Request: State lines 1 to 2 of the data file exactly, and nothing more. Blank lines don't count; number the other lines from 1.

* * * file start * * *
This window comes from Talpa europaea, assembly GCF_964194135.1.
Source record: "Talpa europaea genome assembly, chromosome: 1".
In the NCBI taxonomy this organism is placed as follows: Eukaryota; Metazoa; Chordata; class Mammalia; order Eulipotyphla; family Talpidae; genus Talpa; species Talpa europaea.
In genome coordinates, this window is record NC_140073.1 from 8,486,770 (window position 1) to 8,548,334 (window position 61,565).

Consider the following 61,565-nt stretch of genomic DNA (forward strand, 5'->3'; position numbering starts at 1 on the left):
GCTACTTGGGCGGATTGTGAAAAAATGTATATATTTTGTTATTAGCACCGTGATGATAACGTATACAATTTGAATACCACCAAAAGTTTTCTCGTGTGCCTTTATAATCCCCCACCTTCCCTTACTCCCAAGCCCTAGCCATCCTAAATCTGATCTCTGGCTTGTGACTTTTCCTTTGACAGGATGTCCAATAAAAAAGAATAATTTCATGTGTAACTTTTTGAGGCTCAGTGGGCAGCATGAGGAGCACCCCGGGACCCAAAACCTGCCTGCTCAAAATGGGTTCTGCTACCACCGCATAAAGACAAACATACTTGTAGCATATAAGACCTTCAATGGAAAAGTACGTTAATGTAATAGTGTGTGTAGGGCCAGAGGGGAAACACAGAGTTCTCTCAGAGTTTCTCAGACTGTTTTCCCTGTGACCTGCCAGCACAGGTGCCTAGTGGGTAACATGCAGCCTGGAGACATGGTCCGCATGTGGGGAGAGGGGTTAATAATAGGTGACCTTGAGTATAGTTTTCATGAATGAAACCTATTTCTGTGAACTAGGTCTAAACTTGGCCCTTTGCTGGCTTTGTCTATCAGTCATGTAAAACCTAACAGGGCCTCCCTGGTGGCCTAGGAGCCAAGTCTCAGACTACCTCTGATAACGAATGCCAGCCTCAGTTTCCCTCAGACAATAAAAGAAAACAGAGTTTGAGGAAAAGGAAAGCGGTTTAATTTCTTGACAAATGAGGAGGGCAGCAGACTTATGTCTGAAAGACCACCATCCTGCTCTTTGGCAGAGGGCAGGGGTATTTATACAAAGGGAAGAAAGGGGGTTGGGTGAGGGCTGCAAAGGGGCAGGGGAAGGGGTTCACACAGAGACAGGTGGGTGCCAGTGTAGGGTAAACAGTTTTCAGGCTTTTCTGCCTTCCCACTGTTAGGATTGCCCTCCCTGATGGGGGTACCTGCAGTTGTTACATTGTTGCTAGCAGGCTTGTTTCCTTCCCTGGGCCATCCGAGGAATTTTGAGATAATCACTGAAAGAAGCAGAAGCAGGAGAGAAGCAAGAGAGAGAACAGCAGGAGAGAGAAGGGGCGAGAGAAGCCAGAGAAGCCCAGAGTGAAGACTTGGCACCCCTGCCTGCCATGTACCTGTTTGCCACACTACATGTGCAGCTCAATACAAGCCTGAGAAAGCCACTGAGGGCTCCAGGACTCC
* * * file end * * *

This window comes from Talpa europaea, assembly GCF_964194135.1.
Source record: "Talpa europaea genome assembly, chromosome: 1".